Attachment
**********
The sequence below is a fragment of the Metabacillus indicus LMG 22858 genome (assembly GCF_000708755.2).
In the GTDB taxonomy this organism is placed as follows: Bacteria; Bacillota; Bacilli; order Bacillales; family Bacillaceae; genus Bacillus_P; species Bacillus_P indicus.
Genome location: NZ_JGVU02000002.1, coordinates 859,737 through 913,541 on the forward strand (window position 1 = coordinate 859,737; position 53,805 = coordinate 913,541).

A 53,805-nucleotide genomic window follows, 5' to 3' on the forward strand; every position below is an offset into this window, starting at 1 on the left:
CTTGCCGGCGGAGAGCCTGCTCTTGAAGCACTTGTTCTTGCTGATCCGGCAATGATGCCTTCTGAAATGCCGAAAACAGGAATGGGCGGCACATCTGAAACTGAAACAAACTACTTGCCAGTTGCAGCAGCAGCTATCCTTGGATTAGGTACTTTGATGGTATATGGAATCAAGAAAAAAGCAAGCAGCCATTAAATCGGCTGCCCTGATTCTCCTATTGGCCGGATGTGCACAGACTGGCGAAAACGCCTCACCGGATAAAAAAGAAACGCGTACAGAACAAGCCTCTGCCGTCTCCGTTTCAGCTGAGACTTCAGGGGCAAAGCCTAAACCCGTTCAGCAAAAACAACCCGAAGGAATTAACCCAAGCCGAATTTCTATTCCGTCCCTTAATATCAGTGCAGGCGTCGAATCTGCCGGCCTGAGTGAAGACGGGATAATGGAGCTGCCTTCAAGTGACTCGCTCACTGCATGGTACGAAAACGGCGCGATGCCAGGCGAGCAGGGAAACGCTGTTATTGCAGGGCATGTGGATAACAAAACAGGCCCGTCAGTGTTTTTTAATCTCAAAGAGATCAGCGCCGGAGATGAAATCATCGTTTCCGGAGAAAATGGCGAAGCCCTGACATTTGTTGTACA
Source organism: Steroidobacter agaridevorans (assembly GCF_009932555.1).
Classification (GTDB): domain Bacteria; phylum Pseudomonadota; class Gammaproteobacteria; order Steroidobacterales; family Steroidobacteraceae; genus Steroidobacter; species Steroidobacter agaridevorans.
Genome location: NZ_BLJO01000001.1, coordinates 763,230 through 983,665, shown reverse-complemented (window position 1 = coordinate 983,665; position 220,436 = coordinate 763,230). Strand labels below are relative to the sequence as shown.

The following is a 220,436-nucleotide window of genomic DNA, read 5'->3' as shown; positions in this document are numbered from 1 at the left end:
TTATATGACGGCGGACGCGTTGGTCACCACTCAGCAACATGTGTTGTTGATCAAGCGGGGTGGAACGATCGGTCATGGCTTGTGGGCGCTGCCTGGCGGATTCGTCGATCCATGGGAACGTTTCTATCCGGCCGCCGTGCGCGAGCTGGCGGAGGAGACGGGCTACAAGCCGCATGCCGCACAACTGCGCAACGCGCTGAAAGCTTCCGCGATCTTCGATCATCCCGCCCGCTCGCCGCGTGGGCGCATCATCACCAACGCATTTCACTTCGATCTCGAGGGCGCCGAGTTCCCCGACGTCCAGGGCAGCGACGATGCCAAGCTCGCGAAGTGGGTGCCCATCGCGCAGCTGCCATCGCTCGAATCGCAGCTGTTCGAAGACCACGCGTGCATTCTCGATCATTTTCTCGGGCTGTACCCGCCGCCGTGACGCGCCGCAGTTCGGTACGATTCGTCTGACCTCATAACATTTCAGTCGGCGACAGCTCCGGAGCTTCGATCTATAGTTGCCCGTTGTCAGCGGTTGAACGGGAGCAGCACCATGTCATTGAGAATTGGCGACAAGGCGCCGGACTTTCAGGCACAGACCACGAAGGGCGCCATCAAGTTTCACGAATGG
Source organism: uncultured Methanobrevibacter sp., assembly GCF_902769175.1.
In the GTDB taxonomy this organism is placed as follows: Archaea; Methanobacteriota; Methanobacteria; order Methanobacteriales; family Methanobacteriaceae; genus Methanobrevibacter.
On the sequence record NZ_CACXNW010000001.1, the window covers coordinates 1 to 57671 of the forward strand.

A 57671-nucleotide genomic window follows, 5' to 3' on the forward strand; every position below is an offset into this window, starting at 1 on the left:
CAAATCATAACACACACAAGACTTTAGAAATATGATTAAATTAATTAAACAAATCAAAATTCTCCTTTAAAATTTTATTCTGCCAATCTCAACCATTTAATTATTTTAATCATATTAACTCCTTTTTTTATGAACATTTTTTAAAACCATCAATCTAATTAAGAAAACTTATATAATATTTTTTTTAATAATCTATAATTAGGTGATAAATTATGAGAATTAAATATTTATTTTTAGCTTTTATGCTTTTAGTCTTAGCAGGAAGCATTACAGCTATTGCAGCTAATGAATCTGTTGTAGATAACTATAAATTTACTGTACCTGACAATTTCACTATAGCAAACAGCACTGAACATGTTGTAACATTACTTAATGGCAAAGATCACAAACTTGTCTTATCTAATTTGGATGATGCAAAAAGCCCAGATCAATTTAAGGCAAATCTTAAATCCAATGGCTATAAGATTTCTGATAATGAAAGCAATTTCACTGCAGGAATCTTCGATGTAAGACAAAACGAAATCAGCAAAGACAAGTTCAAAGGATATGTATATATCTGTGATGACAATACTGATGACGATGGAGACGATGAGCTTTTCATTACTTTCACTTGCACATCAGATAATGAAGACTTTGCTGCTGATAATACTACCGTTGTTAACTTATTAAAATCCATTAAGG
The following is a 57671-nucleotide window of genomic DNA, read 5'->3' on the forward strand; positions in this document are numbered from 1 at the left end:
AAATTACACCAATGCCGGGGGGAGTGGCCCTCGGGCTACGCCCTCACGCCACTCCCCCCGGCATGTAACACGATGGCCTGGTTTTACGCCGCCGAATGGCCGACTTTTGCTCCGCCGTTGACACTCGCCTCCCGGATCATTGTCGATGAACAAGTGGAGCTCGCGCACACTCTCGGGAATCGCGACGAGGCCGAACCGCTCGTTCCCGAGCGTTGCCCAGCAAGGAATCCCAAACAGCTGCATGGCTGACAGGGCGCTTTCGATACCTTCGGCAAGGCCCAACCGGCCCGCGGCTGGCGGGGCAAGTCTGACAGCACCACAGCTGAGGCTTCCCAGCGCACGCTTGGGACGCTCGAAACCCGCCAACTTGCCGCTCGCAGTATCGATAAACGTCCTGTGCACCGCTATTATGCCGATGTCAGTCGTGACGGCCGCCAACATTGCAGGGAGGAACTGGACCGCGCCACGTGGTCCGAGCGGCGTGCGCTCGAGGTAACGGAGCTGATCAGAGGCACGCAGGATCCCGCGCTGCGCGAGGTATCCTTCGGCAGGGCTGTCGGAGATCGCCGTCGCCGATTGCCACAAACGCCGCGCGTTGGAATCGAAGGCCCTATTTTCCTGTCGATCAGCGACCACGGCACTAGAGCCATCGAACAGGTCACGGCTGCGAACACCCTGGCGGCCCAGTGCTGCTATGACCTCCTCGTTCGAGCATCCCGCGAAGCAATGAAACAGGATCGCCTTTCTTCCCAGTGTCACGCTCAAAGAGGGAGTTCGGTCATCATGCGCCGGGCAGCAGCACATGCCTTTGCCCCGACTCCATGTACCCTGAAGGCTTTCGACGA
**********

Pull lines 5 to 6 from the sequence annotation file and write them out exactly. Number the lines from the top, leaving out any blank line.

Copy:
CTTGCCGGCGGAGAGCCTGCTCTTGAAGCACTTGTTCTTGCTGATCCGGCAATGATGCCTTCTGAAATGCCGAAAACAGGAATGGGCGGCACATCTGAAACTGAAACAAACTACTTGCCAGTTGCAGCAGCAGCTATCCTTGGATTAGGTACTTTGATGGTATATGGAATCAAGAAAAAAGCAAGCAGCCATTAAATCGGCTGCCCTGATTCTCCTATTGGCCGGATGTGCACAGACTGGCGAAAACGCCTCACCGGATAAAAAAGAAACGCGTACAGAACAAGCCTCTGCCGTCTCCGTTTCAGCTGAGACTTCAGGGGCAAAGCCTAAACCCGTTCAGCAAAAACAACCCGAAGGAATTAACCCAAGCCGAATTTCTATTCCGTCCCTTAATATCAGTGCAGGCGTCGAATCTGCCGGCCTGAGTGAAGACGGGATAATGGAGCTGCCTTCAAGTGACTCGCTCACTGCATGGTACGAAAACGGCGCGATGCCAGGCGAGCAGGGAAACGCTGTTATTGCAGGGCATGTGGATAACAAAACAGGCCCGTCAGTGTTTTTTAATCTCAAAGAGATCAGCGCCGGAGATGAAATCATCGTTTCCGGAGAAAATGGCGAAGCCCTGACATTTGTTGTACA
Source organism: Steroidobacter agaridevorans (assembly GCF_009932555.1).